Volume 16, Issue 2
  • ISSN 0924-1884
  • E-ISSN: 1569-9986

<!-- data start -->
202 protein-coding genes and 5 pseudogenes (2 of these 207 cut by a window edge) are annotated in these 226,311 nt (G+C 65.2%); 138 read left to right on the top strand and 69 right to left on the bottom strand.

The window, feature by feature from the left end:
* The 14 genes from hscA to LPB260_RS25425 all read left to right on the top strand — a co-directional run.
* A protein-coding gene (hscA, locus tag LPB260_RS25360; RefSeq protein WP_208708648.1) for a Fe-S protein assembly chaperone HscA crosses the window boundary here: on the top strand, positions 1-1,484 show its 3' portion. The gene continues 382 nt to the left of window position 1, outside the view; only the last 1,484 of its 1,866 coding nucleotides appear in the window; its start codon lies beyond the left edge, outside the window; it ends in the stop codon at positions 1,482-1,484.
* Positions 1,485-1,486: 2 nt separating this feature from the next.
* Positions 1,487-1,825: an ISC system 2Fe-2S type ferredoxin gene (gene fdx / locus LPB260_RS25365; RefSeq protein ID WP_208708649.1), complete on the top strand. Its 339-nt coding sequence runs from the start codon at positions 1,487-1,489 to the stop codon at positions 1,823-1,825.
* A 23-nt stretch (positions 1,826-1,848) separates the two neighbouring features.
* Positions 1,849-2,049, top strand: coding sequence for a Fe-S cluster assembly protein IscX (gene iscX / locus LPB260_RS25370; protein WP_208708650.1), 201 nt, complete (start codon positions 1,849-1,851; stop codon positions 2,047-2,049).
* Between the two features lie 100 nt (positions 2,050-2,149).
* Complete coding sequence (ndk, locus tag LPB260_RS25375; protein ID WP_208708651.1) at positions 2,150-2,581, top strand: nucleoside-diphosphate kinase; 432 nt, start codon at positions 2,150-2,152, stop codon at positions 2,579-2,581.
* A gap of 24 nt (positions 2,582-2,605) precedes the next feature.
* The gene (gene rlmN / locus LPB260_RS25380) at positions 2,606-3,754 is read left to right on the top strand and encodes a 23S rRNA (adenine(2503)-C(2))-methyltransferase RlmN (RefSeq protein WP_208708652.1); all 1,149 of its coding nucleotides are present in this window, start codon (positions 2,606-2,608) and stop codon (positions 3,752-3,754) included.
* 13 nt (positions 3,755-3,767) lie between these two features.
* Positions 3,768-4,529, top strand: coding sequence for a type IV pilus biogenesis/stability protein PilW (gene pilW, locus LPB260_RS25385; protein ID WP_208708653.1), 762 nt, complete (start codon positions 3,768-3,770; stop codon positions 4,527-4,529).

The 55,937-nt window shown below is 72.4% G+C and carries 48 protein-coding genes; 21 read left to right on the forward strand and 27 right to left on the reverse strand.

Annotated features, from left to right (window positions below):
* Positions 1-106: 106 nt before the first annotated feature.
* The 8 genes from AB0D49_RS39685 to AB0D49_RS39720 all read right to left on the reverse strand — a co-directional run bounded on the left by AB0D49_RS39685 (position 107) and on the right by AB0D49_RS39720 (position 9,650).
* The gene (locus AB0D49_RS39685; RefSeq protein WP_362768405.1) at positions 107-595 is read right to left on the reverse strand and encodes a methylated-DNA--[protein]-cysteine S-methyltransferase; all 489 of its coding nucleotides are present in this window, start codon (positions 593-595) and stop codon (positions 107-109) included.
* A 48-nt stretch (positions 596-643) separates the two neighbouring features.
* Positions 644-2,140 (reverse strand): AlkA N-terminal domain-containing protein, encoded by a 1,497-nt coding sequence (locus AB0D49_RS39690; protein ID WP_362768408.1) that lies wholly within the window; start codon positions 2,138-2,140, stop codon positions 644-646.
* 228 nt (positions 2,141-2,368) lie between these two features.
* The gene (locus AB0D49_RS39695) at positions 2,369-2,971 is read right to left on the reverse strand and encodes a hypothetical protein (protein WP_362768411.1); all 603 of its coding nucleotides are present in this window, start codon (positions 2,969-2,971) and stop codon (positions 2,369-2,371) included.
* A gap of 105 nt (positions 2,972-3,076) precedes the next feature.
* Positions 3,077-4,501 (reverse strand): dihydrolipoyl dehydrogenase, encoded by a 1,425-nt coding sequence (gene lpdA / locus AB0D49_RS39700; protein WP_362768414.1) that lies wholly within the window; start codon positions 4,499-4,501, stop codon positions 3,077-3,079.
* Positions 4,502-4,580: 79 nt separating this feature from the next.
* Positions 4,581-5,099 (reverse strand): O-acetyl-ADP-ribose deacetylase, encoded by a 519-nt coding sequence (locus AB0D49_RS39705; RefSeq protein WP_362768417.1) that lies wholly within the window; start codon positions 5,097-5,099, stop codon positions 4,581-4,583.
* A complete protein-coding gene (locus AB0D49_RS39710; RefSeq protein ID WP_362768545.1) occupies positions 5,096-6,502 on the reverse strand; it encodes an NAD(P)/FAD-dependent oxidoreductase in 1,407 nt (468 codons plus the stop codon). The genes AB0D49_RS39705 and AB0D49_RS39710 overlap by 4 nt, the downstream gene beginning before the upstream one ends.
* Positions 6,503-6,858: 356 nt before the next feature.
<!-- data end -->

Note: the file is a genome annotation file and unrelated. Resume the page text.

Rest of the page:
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The present article discusses some basic concepts of Descriptive Translation Studies by focussing on translation in multilingual societies, e.g. translations of Flemish novels into French in interwar Belgium. In multilingual geopolitical contexts, geo-linguistic barriers between ‘source’ and ‘target’ cultures are indefinite so that translations, both as a process and as a product, also function in the source culture, co-determining e.g. the textual translation strategies and the reception of the translated novels. The notion of ‘interculture’ becomes fundamental and the roles of intercultural agents (authors, translators, critics) are interchangeable. Still, ‘sources’ and ‘targets’ do survive in the perception of these actors, their actual definition being function of the internalisation of social structures and socio-cultural power relations by these individuals and of their positions in both ‘source’ and ‘target’ cultures. In order to redefine these basic concepts in a sufficiently flexible way, a more sociological orientation of DTS is thus necessary, integrating and elaborating the ‘habitus’ concept in the model.


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